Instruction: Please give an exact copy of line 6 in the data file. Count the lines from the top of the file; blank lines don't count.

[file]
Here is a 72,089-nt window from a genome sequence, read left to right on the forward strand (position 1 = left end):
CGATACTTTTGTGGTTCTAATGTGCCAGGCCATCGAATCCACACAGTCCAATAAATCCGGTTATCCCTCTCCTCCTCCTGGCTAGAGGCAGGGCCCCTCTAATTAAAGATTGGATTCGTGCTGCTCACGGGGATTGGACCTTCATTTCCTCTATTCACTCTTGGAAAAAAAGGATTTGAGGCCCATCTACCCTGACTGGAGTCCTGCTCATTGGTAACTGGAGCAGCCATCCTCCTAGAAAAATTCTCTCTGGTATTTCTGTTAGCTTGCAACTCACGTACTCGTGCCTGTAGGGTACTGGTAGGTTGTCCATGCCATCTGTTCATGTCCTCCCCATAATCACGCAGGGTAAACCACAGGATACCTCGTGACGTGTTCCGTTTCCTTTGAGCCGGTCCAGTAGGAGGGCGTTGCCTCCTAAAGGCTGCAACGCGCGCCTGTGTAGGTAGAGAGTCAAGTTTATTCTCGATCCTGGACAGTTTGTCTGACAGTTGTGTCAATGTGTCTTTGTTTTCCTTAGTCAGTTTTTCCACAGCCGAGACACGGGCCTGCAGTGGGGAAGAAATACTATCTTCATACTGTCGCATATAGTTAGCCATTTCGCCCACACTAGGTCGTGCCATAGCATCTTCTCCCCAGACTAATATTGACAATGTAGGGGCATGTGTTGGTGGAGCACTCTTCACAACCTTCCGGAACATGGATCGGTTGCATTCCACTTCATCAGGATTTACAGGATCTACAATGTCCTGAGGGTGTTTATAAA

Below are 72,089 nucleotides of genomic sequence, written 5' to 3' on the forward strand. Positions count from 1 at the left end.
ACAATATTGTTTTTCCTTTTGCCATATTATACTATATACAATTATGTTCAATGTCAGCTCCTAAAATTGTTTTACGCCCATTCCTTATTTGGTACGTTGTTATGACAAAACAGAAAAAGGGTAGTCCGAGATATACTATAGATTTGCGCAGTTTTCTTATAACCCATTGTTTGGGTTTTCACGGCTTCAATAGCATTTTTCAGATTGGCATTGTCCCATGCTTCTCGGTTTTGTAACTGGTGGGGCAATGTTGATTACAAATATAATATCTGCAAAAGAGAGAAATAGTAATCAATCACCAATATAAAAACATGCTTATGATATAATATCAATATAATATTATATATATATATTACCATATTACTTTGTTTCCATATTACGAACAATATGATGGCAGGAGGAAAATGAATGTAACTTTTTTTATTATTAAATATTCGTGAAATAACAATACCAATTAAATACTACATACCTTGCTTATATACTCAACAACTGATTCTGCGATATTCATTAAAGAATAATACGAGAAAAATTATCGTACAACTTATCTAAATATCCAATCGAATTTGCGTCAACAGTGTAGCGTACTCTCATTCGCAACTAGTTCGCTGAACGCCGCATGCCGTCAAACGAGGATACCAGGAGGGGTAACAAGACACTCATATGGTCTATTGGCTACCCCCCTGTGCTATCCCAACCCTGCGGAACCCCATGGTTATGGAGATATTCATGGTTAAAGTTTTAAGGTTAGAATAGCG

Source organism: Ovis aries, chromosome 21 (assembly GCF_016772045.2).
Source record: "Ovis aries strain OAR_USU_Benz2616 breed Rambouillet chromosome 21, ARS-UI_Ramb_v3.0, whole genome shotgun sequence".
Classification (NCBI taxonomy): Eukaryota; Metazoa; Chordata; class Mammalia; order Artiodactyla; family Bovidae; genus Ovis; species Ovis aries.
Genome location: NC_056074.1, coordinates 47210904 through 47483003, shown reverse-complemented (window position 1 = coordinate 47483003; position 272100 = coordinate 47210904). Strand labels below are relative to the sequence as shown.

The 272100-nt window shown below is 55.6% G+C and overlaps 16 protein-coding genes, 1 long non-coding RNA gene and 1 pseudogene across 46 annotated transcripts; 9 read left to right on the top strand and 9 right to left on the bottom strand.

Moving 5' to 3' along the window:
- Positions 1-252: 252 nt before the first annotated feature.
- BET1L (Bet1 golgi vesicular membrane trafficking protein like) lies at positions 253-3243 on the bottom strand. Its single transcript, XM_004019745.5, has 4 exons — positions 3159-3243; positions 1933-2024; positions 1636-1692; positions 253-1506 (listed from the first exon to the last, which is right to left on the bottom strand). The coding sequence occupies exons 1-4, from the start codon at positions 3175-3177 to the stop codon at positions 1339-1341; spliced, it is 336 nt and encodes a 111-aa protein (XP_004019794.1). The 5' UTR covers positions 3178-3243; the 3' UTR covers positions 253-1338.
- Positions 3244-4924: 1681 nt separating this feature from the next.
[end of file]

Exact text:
Source record: "Ovis aries strain OAR_USU_Benz2616 breed Rambouillet chromosome 21, ARS-UI_Ramb_v3.0, whole genome shotgun sequence".